The opinion of the court was delivered by: A. Richard Caputo United States District Judge
Presently before the Court is Defendants' motions to dismiss pursuant to Federal Rule of Civil Procedure 12(b)(6). (Doc. 5, 6, 15.) For the reasons set forth below, Defendants' motions will be granted on the basis of the statute of limitations.
As this case is brought pursuant to Title 42 of the United States Code, section 1983, jurisdiction exists under section 1331 of Title 28 of the United States Code ("federal question").
Plaintiff Robert C. Bolus, Sr., commenced this pro se action by filing a civil rights complaint under the provisions of 42 U.S.C. §§ 1983 and 1985. Defendants are Judge Michael Barrasse, employed as a Judge for the County of Lackawanna in Scranton, Pennsylvania; Andrew Jarbola, acting as the District Attorney of Lackawanna County in Scranton, Pennsylvania at the relevant time; John Brier, Esquire, acting as an attorney for Lackawanna County in Moosic, Pennsylvania; Thomas Scales, a Pennsylvania State Police Trooper out of Dunmore, Pennsylvania; Louis DeNaples, a businessman from Dunmore, Pennsylvania; DeNaples Auto Parts, Inc., a corporation of Pennsylvania; and Keystome Sanitary Landfill, Inc., a corporation of Pennsylvania. (Compl. ¶¶ A.2 - 7, Doc. 1.) Plaintiff claims a conspiracy and violations of his civil rights arising from an allegedly illegal search of his commercial truck and trailer, and the prosecution of the Plaintiff arising from this search. Plaintiff alleges that his rights were violated by the illegal search of his commercial truck and trailer, without a warrant and outside of Plaintiff's presence. (Id. ¶ B.1.) Plaintiff alleges that this set in motion a chain of events leading to his 1991 criminal trial. (Id.)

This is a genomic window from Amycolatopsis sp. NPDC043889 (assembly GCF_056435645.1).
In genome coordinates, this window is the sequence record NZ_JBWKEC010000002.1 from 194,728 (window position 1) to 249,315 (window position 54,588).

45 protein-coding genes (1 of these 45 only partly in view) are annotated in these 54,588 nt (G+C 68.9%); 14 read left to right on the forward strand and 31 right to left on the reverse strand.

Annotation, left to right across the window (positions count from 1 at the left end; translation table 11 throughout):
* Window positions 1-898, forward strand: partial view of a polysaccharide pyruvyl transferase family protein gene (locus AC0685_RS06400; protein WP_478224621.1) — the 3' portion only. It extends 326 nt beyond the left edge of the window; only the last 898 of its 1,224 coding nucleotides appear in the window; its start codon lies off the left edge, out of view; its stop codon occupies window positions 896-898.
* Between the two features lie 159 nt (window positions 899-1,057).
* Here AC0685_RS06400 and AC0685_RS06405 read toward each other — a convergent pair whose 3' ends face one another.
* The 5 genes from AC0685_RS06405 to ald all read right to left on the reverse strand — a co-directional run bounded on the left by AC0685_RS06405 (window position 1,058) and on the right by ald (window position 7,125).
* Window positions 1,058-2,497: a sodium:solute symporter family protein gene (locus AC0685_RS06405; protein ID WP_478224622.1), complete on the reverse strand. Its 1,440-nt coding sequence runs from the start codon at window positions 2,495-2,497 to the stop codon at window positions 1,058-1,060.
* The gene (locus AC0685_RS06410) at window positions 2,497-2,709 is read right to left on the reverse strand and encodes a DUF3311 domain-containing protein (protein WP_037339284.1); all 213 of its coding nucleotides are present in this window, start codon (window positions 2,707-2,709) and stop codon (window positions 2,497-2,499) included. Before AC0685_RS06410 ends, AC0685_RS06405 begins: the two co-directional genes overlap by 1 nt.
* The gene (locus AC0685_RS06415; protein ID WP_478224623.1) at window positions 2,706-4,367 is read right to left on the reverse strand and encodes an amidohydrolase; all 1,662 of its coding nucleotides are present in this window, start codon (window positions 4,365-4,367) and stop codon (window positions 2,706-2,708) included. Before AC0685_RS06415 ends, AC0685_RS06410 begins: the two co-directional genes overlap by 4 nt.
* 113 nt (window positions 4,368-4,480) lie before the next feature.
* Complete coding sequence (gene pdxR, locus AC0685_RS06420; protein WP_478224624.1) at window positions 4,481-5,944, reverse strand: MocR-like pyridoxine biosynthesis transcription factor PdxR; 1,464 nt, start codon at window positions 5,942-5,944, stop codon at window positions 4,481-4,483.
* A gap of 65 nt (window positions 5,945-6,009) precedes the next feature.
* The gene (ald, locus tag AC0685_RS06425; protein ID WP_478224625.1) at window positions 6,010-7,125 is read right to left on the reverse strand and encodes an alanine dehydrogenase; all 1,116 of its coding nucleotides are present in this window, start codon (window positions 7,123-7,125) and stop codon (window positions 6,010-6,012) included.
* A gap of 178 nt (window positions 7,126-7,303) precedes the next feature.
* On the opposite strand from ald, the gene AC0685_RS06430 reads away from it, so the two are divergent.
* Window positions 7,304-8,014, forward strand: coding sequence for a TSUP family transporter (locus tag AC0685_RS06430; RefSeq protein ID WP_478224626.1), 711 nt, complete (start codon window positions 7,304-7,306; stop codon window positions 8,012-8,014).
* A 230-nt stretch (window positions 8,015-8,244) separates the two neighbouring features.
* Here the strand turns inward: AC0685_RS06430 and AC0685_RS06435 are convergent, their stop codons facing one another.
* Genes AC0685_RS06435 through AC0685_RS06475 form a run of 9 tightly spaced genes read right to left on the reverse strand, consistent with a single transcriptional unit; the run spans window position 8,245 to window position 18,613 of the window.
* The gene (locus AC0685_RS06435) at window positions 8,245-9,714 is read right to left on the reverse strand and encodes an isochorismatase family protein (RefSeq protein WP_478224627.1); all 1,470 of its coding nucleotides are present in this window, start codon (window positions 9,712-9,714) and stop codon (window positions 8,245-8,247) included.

In Count I, Plaintiff alleges that there were newly discovered facts concerning the illegal and improper use of an NCIC system by Defendant Scales. (Id. ¶ C.1.a.) Plaintiff further alleges that an unnamed individual gave the VIN number of Plaintiff's tractor and trailer to Defendant Scales as a personal favor, in violation of state law. (Id.) In Count II, Plaintiff alleges that he was subjected to an illegal search and seizure of his truck and trailer. (Id. ¶ C.1.b.) Plaintiff alleges that Defendant Scales orchestrated the removal of the tractor and trailer without Plaintiff's permission and had the property towed. (Id.) Plaintiff further alleges that Defendant Scales withheld vital information from the Plaintiff regarding the purchase of his loader, which would have cleared issues of legality of the sale. (Id.) In Count III, Plaintiff alleges that the use of the above information resulted in false criminal charges against the Plaintiff. (Id. ¶ C.1.c.) In Count IV, Plaintiff alleges that evidence, in the form of Plaintiff's tractor and trailer, was tainted by the release of the property to an auction, before the Plaintiff was able to examine the evidence for his criminal defense. (Id.) In Count V, Plaintiff alleges that the information regarding from this illegal search and seizure resulted in the illegal use of a grand jury. (Id. ¶ C.1.e.)